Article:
openDemocracyUK

UK Election: be honest about being honest

In the current UK election campaign ‘honesty’ has become a byword. All the main parties proclaim their intention to ‘tell it straight’. Does their enthusiasm hide a deeper wish to deceive?
Peter Johnson
19 April 2010

In the current UK election campaign ‘honesty’ has become a byword. All the main parties proclaim their intention to ‘tell it straight’. They go on about it endlessly, as if we could choose between different brands of honesty. Be that as it may, I was struck the other day by a meet-the-people slot on the radio. “You can’t tell people the truth, because you’d never get elected,” said a man from Oldham, what used to be called a working-class town. This view has become rather a platitude, in spite – or maybe because – of all the attention lavished on honesty. Round the dinner table, in the pub, at the office, in the political panel’s audience, you can imagine people nodding sagely and harrumphing in agreement.

So who and where are these other gullible and shallow people who want to be lied to, who need to kept in the dark, like potatoes? Why does no political party represent them? Why does nobody interview them? No one takes account of their opinions. Indeed, nobody is willing to step forward and say what their opinions are. Curiously, this invisible majority of un-persons have not been disenfranchised: in fact the only thing we can say about them is that they have a vote.

There is a deep vein of dishonesty about honesty and it’s tied up with the media. Where everything that is said is not reported but interpreted, there is no place in which people can gather authoritative information and think for themselves. Why read a manifesto when one can click to the key points? Why listen to a speech when one can get the sound-bites? Why, in short, bother with facts or complex compromises when one can jump to the reaction? But where everything is edited, nothing is authentic. Much of the power of the media resides in its ability simultaneously to create, challenge and destroy truths. It is displayed each time an interviewer tries to catch out a politician. But if nothing can be taken as true and no one as truthful, there is no reason to avoid lying. The attempts of political candidates (and others) at authenticity are bound to fail, not because they are lying to us, but because the media’s control of the story has led us to believe everything to be a lie.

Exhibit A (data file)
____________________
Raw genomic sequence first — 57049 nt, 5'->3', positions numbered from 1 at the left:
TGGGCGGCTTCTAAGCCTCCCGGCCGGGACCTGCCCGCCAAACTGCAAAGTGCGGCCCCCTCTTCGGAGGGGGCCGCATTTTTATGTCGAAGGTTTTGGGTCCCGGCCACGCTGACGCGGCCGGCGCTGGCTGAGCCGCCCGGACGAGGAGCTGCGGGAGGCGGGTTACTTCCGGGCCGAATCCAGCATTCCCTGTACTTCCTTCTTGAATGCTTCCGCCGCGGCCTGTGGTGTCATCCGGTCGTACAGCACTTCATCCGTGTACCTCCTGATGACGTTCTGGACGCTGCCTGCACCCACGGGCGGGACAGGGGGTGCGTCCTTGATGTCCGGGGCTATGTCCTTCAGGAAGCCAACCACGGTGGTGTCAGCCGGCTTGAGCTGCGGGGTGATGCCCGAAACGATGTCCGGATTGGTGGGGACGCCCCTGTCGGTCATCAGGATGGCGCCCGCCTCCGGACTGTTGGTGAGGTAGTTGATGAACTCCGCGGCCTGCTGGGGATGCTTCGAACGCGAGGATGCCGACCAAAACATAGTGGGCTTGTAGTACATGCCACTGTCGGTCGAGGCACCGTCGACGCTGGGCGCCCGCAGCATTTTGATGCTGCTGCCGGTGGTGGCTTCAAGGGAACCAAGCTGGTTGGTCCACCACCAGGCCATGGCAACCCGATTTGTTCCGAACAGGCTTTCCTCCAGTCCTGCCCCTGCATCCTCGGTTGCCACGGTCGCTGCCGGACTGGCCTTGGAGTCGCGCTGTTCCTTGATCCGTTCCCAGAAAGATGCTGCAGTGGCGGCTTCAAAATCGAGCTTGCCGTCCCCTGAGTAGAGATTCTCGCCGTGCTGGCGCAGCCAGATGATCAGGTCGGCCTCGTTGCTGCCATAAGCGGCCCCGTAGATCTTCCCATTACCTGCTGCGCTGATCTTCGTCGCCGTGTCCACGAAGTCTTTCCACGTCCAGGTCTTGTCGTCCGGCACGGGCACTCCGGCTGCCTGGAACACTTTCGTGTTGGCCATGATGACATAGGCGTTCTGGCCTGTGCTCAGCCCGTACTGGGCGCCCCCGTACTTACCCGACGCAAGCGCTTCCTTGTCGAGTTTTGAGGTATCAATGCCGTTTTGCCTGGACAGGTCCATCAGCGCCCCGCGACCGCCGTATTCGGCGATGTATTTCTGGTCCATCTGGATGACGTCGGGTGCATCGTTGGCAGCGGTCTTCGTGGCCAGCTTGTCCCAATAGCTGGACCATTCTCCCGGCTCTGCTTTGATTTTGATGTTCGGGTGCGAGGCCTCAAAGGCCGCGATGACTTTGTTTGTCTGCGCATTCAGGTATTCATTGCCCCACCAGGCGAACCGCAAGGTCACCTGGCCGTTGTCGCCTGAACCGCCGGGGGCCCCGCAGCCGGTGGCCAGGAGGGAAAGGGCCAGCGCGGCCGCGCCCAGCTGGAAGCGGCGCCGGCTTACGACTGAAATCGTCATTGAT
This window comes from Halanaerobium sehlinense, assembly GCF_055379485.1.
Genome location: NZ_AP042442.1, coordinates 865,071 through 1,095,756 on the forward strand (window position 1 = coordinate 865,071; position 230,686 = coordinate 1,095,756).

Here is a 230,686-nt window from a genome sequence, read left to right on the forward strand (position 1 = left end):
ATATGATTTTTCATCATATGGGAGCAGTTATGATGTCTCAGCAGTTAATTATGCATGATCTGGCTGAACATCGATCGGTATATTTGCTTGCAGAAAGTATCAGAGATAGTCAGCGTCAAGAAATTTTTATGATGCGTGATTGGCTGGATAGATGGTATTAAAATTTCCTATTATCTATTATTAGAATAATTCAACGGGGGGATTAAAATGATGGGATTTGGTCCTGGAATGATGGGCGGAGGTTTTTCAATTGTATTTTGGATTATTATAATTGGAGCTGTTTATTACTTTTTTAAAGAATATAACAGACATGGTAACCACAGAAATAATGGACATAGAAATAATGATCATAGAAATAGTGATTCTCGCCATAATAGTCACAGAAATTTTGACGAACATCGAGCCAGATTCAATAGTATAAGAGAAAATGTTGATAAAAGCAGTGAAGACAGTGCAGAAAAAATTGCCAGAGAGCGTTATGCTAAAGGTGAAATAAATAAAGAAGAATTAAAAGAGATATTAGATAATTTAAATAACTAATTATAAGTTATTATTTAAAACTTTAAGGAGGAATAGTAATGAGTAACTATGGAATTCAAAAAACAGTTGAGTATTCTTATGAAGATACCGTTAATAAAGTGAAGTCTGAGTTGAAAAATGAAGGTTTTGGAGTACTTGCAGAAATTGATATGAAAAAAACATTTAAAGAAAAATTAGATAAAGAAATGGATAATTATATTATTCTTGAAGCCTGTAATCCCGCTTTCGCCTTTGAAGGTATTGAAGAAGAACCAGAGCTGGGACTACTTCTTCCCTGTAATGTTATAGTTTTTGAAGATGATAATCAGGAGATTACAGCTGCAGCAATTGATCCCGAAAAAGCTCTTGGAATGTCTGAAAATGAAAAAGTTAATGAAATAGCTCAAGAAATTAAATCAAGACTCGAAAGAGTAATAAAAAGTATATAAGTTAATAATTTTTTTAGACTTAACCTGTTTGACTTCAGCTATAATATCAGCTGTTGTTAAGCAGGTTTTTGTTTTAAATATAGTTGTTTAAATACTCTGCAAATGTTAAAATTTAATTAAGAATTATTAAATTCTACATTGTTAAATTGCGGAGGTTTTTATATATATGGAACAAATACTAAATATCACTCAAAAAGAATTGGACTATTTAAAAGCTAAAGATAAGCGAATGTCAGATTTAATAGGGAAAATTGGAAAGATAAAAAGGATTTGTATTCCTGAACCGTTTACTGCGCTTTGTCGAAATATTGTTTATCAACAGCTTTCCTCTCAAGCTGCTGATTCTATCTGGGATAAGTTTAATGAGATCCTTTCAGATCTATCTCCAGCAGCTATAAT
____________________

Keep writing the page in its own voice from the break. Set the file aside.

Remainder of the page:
The cliché that the truth is electorally dangerous is kept alive through a skillful and cynical balancing act by which the media forces half-truths and untruths from people so as to maintain its power over them, the audience, and the political agenda. Sadly, this cynicism now infects everything. If you go to a web site, is it easy to find your way past the pitch and puff to hard facts, statistical data, or copies of important documents? How often in conversation do you catch yourself assuming the worst about what you’ve just heard? When did you last applaud a tub-thumping simplifier or a cheap put-down? Keep It Simple, Stupid was once a cheesy business mantra. Now it’s the way we all think.

Perhaps this is what the end-game of individualism looks like: the only truth is my truth. How will it play? It’s a dead end from which surely only a restoration of some sense of real, not fabricated, authority and truthfulness and trustworthiness will lead us out.

Honesty is not a hat or a TV programme you can put on and off at will. It is a state of mind.

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